The next morning the guys were nice enough to drop me off at the bus station in Tiberias that morning as they were headed to Masada and then down to Aqaba and I wanted to go back to Tel Aviv for more beach time and nightlife.  The next days went by in a blur, but were well spent relaxing and recharging the batteries at the beach. I met and hung out with an interesting American 60-something named Herb who was staying in my hostel who was in Tel Aviv for “medical tourism”, as he had a dental procedure done the week before and was recovering.  Also met and hung out with a couple more CS guys, who were both sweet to show me around Tel Aviv some more. I could live there, I think.  Well, I thought I could, until the news of the air sirens and rockets headed their way!

On day 13, I had an early morning pick-up for a Masada and Dead Sea Tour, which would conveniently drop me and all my stuff in Jerusalem, so I could avoid a few more buses and trams.  I wish I’d skipped it.  Way too touristy! Way too many people!  Masada and the story of Masada is worth hearing, but to have to be part of the herded tour groups was horrible. As I’d been told, but wanted to discover for myself, the Dead Sea on the Jordan side was SOOO much better than the Israeli side. It was way too crowded, and I should have skipped the entire experience. Oh well.  Lesson learned. Couldn’t leave without another photo op – this American is actually white, but obviously enjoying letting the mud soak in before his dip/float in the Dead Sea!

I was happy to be dropped at the Abraham Hostel, which was a well-located clean place to spend my last night in Israel.

I set out fast to get in the souvenir shopping I’d been planning since I’d gotten here. There were so many Judaica shops with a much better selection than back home. I’m overdue for a wedding gift for my Aunt and with Chanukah coming up, I figured this would be a good spot. I finished just in time to head over to Mike’s Place for the Giants game.  I ended up sitting next to a Bay Area guy named Darren and a few other Americans and we all stayed til closing celebrating their NLCS win, and went on to close down another bar down the street too. Omg.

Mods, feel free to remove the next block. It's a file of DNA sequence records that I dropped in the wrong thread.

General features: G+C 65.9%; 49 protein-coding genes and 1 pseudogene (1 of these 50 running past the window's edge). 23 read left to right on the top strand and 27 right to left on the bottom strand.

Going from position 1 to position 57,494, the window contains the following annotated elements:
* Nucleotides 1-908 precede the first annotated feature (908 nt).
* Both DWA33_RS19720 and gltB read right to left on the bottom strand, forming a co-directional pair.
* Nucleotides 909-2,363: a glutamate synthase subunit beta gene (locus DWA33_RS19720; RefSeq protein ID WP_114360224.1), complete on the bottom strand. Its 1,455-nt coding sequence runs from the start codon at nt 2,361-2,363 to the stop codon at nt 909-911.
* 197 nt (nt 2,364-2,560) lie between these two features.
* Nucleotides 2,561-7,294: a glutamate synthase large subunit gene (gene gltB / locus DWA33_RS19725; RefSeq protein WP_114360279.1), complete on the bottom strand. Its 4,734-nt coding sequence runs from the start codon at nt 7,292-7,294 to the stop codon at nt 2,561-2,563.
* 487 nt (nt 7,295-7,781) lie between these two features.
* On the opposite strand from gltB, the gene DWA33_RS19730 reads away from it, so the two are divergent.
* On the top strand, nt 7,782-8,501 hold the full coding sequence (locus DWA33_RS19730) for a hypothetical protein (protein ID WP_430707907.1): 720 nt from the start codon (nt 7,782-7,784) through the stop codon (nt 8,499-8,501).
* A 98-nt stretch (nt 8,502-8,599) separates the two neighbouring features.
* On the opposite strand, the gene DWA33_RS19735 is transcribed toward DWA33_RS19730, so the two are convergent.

Holy hangover!  When I decided to leave my visit to Yad Vashem to my last day in Israel, I had not anticipated or planned for one of the worst hangovers of the entire trip. It took everything in my power just to get out of bed and check out of the hostel, much less to pull it together to go to the Holocaust museum!  Needless to say, visiting the museum was a haunting and powerful experience and a perfect exclamation point on my visit to Israel.

I think that anytime anyone thinks that Israel’s military actions are in question, they should pay a visit to their local Holocaust museum.  Throughout history, Jews have been expelled from nearly every place they have ever lived.  Was it right that Britain handed over Israel in the 1947, displacing millions of Palestinians?  Of course not.  Will Israel do everything in its power to protect the land that was given (back) to them?  Absolutely!


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  1. Gav Carroll says:

    Deb,

    Give us an email if you still want to stay in Melbourne. We live about 25ks out of the centre of the city. I have some holidays in January so Mia and I can spend some time with you and offer you a bed for a couple of nights. Shell is busy working. Cost for the night is one bottle of Californian red. Australian steak, prawns and scallops, chardonnay etc included with accommodation 😉

    P.S. The Simpsons dolls you gave Mia still live here.

    Catcha dude.

    Gav (Gavshell@hotmail.com)